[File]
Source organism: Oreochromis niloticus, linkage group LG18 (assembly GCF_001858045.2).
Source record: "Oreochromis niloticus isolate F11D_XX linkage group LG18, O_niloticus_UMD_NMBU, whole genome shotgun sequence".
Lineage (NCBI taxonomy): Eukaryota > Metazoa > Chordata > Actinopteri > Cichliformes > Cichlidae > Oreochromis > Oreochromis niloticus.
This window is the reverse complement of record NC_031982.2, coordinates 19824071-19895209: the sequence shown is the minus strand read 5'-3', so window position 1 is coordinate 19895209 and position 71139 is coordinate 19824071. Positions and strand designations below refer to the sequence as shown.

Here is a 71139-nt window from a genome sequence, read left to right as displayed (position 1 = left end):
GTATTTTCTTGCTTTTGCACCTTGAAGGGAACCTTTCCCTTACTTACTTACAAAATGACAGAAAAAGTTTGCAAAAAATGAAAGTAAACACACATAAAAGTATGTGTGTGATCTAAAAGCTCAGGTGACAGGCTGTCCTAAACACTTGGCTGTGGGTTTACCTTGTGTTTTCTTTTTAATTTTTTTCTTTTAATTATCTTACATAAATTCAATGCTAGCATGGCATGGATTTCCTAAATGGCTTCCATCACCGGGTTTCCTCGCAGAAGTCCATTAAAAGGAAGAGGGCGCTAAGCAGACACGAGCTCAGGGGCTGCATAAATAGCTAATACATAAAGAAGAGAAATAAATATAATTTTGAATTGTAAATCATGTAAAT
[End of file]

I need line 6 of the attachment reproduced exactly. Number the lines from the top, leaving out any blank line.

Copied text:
GTATTTTCTTGCTTTTGCACCTTGAAGGGAACCTTTCCCTTACTTACTTACAAAATGACAGAAAAAGTTTGCAAAAAATGAAAGTAAACACACATAAAAGTATGTGTGTGATCTAAAAGCTCAGGTGACAGGCTGTCCTAAACACTTGGCTGTGGGTTTACCTTGTGTTTTCTTTTTAATTTTTTTCTTTTAATTATCTTACATAAATTCAATGCTAGCATGGCATGGATTTCCTAAATGGCTTCCATCACCGGGTTTCCTCGCAGAAGTCCATTAAAAGGAAGAGGGCGCTAAGCAGACACGAGCTCAGGGGCTGCATAAATAGCTAATACATAAAGAAGAGAAATAAATATAATTTTGAATTGTAAATCATGTAAAT